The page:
Definition

Nasdaq Capital Market

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What is Nasdaq Capital Market?

The Nasdaq Capital Market refers to one of the market tiers from the three tiers of Nasdaq exchange, consisting of companies that have the smallest levels of market capitalization. The Nasdaq Capital Market may define as a market of equity for the early-stage companies with the lower market capitalization in the Nasdaq Composite Index. The requirements for listing on the Nasdaq Capital Market are less strict in the comparison of two other market tiers of Nasdaq exchange, which principally focus on medium and large-scale companies with the higher market capitalisation.

 

Summary
  • The Nasdaq Capital Market refers to one of the market tiers from the three tiers of Nasdaq exchange.
  • The requirements for listing on the Nasdaq Capital Market are less strict in the comparison of two other market tiers of Nasdaq exchange.
  • The requirements for listing on the Nasdaq Capital Market are less strict in the comparison of two other market tiers of Nasdaq exchange.
  • The requirements of listing for all three tiers need different levels of documentation, number of shareholders and average market capitalization during the preceding month.

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Understanding Nasdaq Capital Market

In the Nasdaq Capital Market, Nasdaq stands for National Association of Securities Dealers Automated Quotation, formerly known as the Nasdaq SmallCap Market till 2005, generally small cap stocks that have market capitalization of approximately US $300 million to US $2 billion are listed. The name changed from the Nasdaq SmallCap Market to Nasdaq Capital Market reflected a move in attention to listing companies that require to increase capital. The companies listed in the Nasdaq exchange through three tiers including Nasdaq Capital Market, Nasdaq Global Market, Nasdaq Global Select Market. The Nasdaq Capital Market is known for small-cap companies that have small capitalization. The Nasdaq Global Market formerly a part of Nasdaq-NM for around 1,450 stocks with medium capitalisation. The Nasdaq Global Select Market was formerly part of the Nasdaq-NM with around 1,200 listed companies that have large capitalization.

The requirements of listing for all three tiers need different levels of documentation, number of shareholders and average market capitalization during the preceding month. Companies can shift from one tier to another by time through fulfilling the required requirement. The Nasdaq Global Select usually referred as top tier of the Nasdaq exchange has around 1,200 companies listed, whereas the Nasdaq Capital Market and lower tiers usually referred as lower tiers vary around 1,000 to 1,500 companies each. Sometimes, Nasdaq might reject the initial listing even after fulfilling of the requirements for listing by a company or may apply certain conditions and the companies which are not qualified for the Nasdaq NM are traded on the Nasdaq capital market.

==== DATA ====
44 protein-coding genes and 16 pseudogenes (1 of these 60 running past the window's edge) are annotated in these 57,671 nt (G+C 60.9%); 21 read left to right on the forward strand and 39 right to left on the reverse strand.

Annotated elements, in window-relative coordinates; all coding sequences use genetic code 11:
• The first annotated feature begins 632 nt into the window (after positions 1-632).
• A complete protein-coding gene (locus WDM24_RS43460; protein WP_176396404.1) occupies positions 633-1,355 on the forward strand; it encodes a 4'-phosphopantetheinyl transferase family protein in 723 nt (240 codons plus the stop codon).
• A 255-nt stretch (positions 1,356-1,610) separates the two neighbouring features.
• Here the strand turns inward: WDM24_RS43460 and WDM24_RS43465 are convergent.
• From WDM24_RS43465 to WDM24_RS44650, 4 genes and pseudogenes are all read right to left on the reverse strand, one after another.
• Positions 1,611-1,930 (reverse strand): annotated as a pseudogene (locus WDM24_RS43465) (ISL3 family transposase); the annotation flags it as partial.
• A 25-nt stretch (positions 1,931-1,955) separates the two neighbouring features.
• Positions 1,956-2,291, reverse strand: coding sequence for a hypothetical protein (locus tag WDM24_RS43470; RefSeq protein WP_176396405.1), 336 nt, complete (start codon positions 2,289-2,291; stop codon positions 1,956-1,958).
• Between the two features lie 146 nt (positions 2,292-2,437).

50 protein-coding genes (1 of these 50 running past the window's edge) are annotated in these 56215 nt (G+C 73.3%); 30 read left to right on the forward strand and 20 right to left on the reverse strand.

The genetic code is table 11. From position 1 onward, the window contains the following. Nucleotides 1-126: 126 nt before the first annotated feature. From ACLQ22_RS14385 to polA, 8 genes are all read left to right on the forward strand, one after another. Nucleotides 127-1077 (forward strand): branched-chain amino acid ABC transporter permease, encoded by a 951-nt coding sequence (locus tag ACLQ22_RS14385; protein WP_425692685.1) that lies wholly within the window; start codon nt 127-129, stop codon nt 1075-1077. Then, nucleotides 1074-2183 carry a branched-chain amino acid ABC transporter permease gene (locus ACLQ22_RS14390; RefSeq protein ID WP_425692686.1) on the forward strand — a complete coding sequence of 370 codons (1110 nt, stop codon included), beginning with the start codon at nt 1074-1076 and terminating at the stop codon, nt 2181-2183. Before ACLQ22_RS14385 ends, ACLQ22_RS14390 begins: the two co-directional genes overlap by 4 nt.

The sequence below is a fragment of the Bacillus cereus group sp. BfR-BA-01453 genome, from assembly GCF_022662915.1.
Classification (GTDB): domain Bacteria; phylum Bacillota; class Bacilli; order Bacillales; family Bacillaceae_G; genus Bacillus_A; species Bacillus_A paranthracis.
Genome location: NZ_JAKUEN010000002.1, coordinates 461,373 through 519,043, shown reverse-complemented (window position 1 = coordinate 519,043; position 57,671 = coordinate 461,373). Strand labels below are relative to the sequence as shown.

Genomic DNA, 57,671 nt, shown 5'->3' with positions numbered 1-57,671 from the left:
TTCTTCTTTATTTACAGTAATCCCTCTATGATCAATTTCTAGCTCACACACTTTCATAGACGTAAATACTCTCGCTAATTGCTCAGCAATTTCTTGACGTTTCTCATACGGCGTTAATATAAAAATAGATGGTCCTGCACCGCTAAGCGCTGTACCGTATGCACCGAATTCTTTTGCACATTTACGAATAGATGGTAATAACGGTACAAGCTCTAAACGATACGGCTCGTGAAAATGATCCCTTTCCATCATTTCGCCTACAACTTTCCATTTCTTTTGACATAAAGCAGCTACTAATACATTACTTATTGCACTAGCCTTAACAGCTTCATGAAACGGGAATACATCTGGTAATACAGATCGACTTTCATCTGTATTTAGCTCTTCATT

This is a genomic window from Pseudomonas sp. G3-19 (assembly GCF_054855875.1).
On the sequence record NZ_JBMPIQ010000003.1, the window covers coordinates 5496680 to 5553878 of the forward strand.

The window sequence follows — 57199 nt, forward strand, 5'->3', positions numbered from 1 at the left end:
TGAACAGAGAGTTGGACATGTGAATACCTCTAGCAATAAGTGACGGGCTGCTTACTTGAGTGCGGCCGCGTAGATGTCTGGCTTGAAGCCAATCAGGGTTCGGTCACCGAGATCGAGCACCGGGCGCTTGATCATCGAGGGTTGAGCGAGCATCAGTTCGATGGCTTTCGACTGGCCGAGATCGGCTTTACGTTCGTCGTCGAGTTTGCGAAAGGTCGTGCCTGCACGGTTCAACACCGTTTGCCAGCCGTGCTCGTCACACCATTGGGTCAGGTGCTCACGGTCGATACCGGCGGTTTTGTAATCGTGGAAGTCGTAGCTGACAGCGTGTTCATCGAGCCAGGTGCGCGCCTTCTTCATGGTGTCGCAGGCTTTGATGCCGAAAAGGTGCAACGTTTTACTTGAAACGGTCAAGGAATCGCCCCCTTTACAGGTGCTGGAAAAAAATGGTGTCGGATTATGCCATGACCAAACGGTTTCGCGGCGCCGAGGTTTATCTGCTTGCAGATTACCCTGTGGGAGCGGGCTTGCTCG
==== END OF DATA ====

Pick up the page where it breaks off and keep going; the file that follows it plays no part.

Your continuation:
Frequently Asked Questions (FAQs)

What are the requirements for listing in Nasdaq Capital Market?

With the Nasdaq Capital Market, early-stage companies can easily list in the comparison of other large exchanges as they need more excessive requirements. For listing in the Nasdaq Capital Market, companies must fulfill the corporate governance requirements, and financial and liquidity requirements. Companies of the Nasdaq Capital Market are needed to fulfill a net income standard of minimum US $750,000, has 1,000,000 shares as a minimum public float, minimum 300 shareholders, and with specific exceptions a share bid price of minimum US $4.

There are certain criteria that must met by the companies in order to list at first on the Nasdaq Capital Market, like companies have to fulfill minimum one of three listing standards: the market value of listed securities standard, the equity standard, or the total assets/total revenue standard, and all the standards have few requirements like minimum public float, three market makers (MMs) and minimum numbers of shareholders.

According to the equity standard, stockholders of the company are needed equity of US $5 million, whereas the other two standards need US $4 million; and in the equity standard, the operating history of two years is required, where the other standards do not need an operating history. The market value of the registered securities should be US $50 million as a market value of listed securities and US $15 million as a market value of publicly held shares. The net income standard needs US $750,000 as a net income in the last preceding fiscal year or in 2 of the preceding 3 years and has US $5 million as a requirement for market value of publicly held shares.

The Nasdaq Capital Market has an entry fee, which depends on the aggregate number of shares outstanding at the time of listing at first. Additionally, a non-refundable application fee of US $5,000 and US $50,000 in the case of a company has more than 15 million total shares outstanding.

Other than the entry fee, there are inclusive annual fee and other fee that fluctuate according to the type of the securities. Though a company can choose the standard as per their ability of fulfillment of the needed requirements of the standards. The criteria of Nasdaq Capital Market are less strict in the comparison of the other two tiers of the Nasdaq exchange.